This game was good and it deserves a gold medal for goodness.

    read comments (1) read comments - add a comment Add comment
    [January 25, 2008 06:46:08 PM]

    Chrono Trigger is a long-time classic 2-D RPG. Like any RPG, you control multiple characters with which you fight and defeat enemies in battles, gaining experience, gold, and equipment. The main characters travel through time and have strange encounters and ultimately fight the last boss, who, in the future, destroys the world.


    This RPG at first glance holds great resemblance to the early Final Fantasy 2-D RPG's, in that the graphics are low end and the game relies on the story element of the game as a crucial factor for capturing the attention of players. But Chrono Trigger turned out to be vastly different. The battles are not turn based but time based, which means during a battle each of your characters has a meter that slowly fills up by itself, and when fully charged, that character may then perform an action: attack, spell, item, etc. The same goes for every enemy you encounter, greatly increasing the different amount of difficulties the game can introduce. Where a game like Final Fantasy 2 could either have enemies that could attack as often as your characters, or twice as slow, or three times as slow, or four times and etc. Chrono trigger battle system is designed so enemies can have even more varying speeds of attack like being 2/3 faster than one of your characters and thus this creates more variety in the types of enemies, and allows for a unique use of slow and haste spells.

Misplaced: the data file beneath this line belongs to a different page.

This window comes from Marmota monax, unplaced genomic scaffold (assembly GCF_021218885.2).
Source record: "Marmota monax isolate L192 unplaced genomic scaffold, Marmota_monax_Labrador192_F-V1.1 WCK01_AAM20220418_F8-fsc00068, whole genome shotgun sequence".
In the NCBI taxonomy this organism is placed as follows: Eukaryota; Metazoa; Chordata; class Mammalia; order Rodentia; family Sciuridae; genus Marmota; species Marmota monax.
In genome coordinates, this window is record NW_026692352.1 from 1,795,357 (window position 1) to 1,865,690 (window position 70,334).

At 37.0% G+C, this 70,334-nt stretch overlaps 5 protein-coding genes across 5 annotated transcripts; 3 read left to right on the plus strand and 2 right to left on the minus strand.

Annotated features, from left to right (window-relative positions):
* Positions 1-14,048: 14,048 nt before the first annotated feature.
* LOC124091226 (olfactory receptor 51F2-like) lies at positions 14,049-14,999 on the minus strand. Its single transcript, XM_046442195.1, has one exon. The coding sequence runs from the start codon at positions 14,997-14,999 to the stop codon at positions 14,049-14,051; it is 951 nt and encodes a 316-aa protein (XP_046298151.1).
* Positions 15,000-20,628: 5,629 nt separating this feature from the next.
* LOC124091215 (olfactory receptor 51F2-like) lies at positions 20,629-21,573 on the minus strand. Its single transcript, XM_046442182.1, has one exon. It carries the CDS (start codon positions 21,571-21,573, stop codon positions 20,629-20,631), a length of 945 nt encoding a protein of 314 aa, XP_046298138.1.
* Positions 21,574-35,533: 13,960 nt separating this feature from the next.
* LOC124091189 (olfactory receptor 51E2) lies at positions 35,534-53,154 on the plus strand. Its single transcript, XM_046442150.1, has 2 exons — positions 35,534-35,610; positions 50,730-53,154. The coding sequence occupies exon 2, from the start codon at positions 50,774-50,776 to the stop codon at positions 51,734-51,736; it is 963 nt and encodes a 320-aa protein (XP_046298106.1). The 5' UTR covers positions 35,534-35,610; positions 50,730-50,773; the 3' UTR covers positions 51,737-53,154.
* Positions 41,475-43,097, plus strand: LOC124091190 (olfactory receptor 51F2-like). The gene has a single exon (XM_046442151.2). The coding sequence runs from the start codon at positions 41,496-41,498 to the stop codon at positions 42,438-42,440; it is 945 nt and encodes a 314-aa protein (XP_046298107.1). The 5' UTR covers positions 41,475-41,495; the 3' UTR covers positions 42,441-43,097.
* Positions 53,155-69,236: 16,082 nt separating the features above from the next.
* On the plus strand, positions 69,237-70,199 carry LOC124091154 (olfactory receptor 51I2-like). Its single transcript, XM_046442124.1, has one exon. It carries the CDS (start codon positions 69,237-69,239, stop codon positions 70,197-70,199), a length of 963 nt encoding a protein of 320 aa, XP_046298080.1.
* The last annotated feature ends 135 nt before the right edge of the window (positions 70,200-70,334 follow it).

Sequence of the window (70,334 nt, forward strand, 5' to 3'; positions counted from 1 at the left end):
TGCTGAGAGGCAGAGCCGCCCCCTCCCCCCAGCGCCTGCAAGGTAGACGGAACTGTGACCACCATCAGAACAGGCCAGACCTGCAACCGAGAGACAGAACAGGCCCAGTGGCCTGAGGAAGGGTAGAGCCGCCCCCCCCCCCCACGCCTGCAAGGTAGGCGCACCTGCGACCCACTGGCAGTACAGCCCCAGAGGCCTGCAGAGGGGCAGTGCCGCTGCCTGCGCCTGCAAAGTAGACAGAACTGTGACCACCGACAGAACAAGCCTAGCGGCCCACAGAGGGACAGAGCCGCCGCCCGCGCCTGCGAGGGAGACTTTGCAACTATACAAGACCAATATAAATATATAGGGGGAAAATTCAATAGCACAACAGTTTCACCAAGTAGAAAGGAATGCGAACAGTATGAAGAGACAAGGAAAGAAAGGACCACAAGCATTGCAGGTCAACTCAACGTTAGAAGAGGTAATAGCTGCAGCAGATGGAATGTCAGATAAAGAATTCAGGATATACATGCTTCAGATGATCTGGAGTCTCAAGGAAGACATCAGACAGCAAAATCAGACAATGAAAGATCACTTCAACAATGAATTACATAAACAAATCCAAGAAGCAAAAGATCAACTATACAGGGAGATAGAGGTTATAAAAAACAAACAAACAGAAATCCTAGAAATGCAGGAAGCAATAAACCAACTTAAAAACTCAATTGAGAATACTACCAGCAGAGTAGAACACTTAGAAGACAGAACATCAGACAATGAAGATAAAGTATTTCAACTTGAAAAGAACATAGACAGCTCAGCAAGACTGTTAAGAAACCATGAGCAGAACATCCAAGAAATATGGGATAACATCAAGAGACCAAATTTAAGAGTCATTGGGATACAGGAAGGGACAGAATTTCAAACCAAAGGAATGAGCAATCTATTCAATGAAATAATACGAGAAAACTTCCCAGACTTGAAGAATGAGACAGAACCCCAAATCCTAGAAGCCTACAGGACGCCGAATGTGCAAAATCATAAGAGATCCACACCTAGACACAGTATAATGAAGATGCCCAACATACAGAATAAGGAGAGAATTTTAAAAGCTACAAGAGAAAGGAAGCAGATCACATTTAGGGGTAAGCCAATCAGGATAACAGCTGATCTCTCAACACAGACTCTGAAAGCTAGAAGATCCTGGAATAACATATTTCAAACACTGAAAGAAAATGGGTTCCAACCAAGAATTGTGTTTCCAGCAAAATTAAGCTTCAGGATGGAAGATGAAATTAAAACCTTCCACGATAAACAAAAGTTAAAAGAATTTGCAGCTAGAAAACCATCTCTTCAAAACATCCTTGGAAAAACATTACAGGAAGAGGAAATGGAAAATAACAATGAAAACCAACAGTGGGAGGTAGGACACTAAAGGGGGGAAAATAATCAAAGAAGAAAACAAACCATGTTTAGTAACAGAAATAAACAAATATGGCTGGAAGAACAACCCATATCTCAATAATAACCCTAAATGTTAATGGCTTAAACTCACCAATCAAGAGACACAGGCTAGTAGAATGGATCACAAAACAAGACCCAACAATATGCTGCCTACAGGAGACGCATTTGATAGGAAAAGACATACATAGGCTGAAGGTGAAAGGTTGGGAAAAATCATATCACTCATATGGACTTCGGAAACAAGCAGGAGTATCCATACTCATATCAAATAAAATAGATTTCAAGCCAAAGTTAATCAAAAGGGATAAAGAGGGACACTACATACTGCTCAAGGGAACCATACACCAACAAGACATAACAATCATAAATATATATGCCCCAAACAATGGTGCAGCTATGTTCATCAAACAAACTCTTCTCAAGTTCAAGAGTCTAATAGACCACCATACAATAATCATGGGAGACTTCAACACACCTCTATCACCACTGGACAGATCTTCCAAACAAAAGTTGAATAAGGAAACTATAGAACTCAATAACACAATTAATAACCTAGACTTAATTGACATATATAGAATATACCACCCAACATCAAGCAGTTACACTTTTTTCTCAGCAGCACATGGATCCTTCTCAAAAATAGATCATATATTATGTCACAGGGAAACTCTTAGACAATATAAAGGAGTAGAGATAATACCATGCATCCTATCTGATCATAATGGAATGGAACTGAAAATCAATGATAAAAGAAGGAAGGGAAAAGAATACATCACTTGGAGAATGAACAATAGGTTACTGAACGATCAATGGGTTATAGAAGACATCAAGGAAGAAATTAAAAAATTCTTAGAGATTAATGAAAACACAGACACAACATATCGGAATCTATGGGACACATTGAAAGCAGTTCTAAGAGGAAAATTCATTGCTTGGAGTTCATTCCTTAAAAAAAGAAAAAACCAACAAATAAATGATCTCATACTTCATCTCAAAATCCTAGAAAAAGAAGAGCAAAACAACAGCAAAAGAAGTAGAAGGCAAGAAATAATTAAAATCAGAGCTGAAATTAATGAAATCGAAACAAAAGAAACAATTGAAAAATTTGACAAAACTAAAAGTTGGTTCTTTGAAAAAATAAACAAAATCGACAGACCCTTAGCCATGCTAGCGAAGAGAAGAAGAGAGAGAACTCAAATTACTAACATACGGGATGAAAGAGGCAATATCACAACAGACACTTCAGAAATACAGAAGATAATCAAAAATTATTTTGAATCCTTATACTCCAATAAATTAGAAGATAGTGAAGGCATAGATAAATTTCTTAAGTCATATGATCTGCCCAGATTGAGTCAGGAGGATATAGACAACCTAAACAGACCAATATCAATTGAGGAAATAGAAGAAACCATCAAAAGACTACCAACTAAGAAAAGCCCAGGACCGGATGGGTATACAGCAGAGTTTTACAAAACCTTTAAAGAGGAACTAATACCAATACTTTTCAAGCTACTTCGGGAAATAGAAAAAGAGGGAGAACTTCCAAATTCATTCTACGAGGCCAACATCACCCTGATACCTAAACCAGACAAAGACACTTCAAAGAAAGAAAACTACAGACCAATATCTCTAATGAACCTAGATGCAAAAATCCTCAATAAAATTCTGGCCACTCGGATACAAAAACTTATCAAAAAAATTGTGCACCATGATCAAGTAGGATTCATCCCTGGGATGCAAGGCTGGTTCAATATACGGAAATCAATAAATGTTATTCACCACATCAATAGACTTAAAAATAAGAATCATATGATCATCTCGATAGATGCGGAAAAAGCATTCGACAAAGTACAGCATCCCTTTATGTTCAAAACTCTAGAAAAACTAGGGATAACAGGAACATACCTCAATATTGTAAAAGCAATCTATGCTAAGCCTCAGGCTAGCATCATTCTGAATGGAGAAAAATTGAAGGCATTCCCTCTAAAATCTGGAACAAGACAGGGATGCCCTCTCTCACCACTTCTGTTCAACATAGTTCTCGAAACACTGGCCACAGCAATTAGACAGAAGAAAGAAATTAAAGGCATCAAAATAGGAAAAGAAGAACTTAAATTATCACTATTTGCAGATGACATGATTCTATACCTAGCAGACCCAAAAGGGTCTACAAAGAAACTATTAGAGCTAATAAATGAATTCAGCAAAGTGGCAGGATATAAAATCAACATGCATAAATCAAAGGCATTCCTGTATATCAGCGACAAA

Aside from the battle system, Chrono Trigger has an amazing story aspect of the game, which kept me attentive during dialog sessions and cut scenes, despite their pixelation. The music in the game is very well made and it plays at the right time to accentuate the mood. And rather than simple one note melodies, the music complexity is rather pleasant and not something a player would have to withstand.

    The difficulty of the game is extremely well made. The game is designed for those who have already played RPG's before and are used to making basic strategic decisions. The first boss you encounter is particularly difficult, but at the same time not impossible. This sort of difficulty setting is made perfect for gamers who like challenges, but hate impossible ones where you get stuck and can't continue.

    Chrono Trigger was a very fun fun game. I would recommend it to almost anyone.

    This entry has been edited 2 times. It was last edited on Jan 25th, 2008 at 19:13:31.

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    LeadAndIron's Chrono Trigger (SNES)

    Current Status: Playing

    GameLog started on: Friday 25 January, 2008

    LeadAndIron's opinion and rating for this game

    Very good game.

    Rating (out of 5):starstarstarstarstar

    Related Links

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    See info on Chrono Trigger